The Australian Prudential Regulation Authority (APRA) has highlighted the need to address climate risk, setting out its expectations in a guide. APRA is also undertaking a Climate Vulnerability Assessment with Australia’s largest five banks.
The Australian Securities and Investment Commission similarly expects regulated entities to consider physical and transitional climate risks, while the Reserve Bank of Australia has warned that the cost of capital will go up for Australian companies if they do not address climate change.
Industry bodies are also recognising the importance of addressing this issue, with CPA Australia issuing a climate change policy statement and committing to a call to action as a member of Accounting for Sustainability’s Accounting Bodies Network.
The Australian Institute of Company Directors has launched the Australian Chapter of the Climate Governance Initiative and has issued a Climate Risk Governance Guide, spelling out directors’ duties and expectations with respect to climate risk and the litigation risks they face if they ignore these risks.
Assurance and reporting quality
The EY Global Climate Risk Disclosure Barometer shows that there is now extensive reporting under TCFD globally, but quality is lagging. There is a need for assurance to enhance the quality of climate-related reporting.
The International Federation of Accountants’ benchmarking report, The State of Play in Sustainability Assurance, has found that 91 per cent of the 1400 companies examined globally – the largest companies in 22 jurisdictions – are reporting on sustainability. However, only 51 per cent of these companies have obtained assurance over their sustainability disclosures, the majority provided by audit-affiliated firms using the auditing and assurance standards issued by the International Auditing and Assurance Standards Board or national equivalent.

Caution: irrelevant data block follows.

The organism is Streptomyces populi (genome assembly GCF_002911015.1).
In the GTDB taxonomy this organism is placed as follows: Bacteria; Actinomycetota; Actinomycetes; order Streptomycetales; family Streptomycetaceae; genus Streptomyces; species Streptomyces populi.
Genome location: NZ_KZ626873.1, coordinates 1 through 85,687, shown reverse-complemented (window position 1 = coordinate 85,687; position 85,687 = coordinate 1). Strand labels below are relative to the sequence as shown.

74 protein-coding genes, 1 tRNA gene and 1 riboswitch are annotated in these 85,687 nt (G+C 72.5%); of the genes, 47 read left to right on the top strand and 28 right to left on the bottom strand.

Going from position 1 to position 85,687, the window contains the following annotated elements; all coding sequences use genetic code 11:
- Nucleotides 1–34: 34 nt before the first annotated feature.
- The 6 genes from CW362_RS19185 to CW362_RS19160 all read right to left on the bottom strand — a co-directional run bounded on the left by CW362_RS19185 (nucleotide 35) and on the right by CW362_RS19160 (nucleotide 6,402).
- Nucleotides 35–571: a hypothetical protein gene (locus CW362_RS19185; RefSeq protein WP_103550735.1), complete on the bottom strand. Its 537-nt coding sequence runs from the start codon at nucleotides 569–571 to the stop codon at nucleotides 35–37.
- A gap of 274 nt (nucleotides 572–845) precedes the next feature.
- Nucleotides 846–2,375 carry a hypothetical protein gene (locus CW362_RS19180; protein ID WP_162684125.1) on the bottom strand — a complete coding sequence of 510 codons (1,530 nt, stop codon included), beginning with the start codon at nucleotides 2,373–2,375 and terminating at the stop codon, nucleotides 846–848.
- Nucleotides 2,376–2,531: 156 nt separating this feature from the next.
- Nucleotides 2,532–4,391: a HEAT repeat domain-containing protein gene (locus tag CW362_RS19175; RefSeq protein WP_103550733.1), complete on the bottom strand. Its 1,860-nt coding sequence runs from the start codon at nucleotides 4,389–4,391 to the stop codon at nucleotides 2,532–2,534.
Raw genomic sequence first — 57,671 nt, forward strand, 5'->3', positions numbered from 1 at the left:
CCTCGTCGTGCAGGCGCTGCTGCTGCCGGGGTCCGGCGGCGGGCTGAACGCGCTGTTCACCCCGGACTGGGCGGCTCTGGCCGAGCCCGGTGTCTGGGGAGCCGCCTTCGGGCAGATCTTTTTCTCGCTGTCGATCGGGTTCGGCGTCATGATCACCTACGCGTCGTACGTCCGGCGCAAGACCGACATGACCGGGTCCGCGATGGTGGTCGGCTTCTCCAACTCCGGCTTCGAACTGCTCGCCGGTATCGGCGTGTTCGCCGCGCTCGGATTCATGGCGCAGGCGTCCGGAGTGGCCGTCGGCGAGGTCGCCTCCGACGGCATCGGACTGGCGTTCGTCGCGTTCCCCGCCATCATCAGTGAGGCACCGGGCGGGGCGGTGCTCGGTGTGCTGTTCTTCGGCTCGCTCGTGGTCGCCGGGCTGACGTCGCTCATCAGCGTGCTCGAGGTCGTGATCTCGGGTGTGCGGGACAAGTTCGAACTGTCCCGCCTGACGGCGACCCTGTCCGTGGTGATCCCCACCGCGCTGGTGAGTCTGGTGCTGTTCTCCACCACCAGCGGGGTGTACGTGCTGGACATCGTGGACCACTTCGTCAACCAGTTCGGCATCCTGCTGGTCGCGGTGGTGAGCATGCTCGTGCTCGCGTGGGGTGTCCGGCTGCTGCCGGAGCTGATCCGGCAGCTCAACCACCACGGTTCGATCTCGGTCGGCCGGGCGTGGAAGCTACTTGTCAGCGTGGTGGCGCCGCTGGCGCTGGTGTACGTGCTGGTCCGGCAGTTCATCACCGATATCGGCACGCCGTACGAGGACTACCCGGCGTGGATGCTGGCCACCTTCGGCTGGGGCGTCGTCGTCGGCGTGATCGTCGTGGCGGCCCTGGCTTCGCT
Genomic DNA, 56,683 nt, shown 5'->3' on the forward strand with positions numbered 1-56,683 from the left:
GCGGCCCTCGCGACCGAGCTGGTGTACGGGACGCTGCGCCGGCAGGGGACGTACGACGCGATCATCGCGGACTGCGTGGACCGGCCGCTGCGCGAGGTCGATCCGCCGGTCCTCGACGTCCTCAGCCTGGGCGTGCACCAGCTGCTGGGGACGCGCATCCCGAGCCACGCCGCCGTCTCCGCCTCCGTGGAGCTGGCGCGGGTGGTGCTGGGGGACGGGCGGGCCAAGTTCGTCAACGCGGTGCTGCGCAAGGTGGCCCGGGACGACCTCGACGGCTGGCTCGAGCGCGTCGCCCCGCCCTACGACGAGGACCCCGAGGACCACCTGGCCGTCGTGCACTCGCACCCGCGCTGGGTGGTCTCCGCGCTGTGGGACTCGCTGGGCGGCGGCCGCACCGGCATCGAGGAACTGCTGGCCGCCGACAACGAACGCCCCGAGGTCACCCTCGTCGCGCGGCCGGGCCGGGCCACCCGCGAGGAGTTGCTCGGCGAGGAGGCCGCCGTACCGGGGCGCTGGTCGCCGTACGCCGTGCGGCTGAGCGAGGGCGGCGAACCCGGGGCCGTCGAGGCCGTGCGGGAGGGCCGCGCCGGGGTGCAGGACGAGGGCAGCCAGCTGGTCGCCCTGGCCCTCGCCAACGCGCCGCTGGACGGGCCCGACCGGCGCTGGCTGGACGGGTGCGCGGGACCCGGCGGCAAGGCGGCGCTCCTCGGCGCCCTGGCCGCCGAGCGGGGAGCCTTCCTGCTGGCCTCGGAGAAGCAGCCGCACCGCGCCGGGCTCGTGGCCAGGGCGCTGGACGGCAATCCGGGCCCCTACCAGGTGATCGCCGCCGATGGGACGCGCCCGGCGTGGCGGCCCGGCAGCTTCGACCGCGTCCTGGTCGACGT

The lag between reporting and assurance is understandable, as robust reporting needs to be in place before effective assurance is possible.
There is a significant amount of work in establishing systems, processes and controls in order for an entity to be ready for assurance on ESG reports.
Nevertheless, external assurance will be increasingly needed to provide credibility and trust in ESG reports, as well as confidence that reporting is not “greenwashing”, but instead an accurate reflection of the reality of the entity’s activities.
As entities are gearing up for more fulsome ESG reporting, practitioners need to be building their capabilities to provide assurance on those reports.
CPA Australia resource
Accounting and ESG assurance
The accounting profession needs to be prepared to meet growing demand for increased sustainability reporting and assurance. The capacity and capability of firms to conduct audits of financial statements will need to be matched by the capacity and capability to provide ESG assurance in the near future.
While the accounting profession is in a strong position to provide that ESG assurance and, indeed, the larger firms are already doing so, it is not a given that the profession can claim or retain this space without upskilling.
In order to exercise professional judgement and professional scepticism, assurance practitioners cannot rely on experts alone, but must themselves have an adequate depth of understanding of the subject matter.